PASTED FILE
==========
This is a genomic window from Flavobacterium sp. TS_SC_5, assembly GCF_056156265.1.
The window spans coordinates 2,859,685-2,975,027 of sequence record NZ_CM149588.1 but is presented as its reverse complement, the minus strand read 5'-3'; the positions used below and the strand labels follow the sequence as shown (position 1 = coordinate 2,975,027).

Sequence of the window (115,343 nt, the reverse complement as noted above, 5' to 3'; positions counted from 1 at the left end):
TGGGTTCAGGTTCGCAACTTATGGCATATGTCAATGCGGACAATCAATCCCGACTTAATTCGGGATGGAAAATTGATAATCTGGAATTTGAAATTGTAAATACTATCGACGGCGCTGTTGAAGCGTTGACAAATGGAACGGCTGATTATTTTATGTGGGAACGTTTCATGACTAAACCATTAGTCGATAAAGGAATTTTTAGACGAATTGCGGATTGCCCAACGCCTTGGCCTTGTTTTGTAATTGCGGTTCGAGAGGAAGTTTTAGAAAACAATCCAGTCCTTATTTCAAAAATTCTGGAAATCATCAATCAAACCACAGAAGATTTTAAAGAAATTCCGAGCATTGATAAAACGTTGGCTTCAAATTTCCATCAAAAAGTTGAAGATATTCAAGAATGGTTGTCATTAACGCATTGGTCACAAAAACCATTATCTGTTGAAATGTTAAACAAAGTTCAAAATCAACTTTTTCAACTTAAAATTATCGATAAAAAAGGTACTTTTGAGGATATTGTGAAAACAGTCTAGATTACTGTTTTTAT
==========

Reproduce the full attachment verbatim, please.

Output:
This is a genomic window from Flavobacterium sp. TS_SC_5, assembly GCF_056156265.1.
The window spans coordinates 2,859,685-2,975,027 of sequence record NZ_CM149588.1 but is presented as its reverse complement, the minus strand read 5'-3'; the positions used below and the strand labels follow the sequence as shown (position 1 = coordinate 2,975,027).

Sequence of the window (115,343 nt, the reverse complement as noted above, 5' to 3'; positions counted from 1 at the left end):
TGGGTTCAGGTTCGCAACTTATGGCATATGTCAATGCGGACAATCAATCCCGACTTAATTCGGGATGGAAAATTGATAATCTGGAATTTGAAATTGTAAATACTATCGACGGCGCTGTTGAAGCGTTGACAAATGGAACGGCTGATTATTTTATGTGGGAACGTTTCATGACTAAACCATTAGTCGATAAAGGAATTTTTAGACGAATTGCGGATTGCCCAACGCCTTGGCCTTGTTTTGTAATTGCGGTTCGAGAGGAAGTTTTAGAAAACAATCCAGTCCTTATTTCAAAAATTCTGGAAATCATCAATCAAACCACAGAAGATTTTAAAGAAATTCCGAGCATTGATAAAACGTTGGCTTCAAATTTCCATCAAAAAGTTGAAGATATTCAAGAATGGTTGTCATTAACGCATTGGTCACAAAAACCATTATCTGTTGAAATGTTAAACAAAGTTCAAAATCAACTTTTTCAACTTAAAATTATCGATAAAAAAGGTACTTTTGAGGATATTGTGAAAACAGTCTAGATTACTGTTTTTAT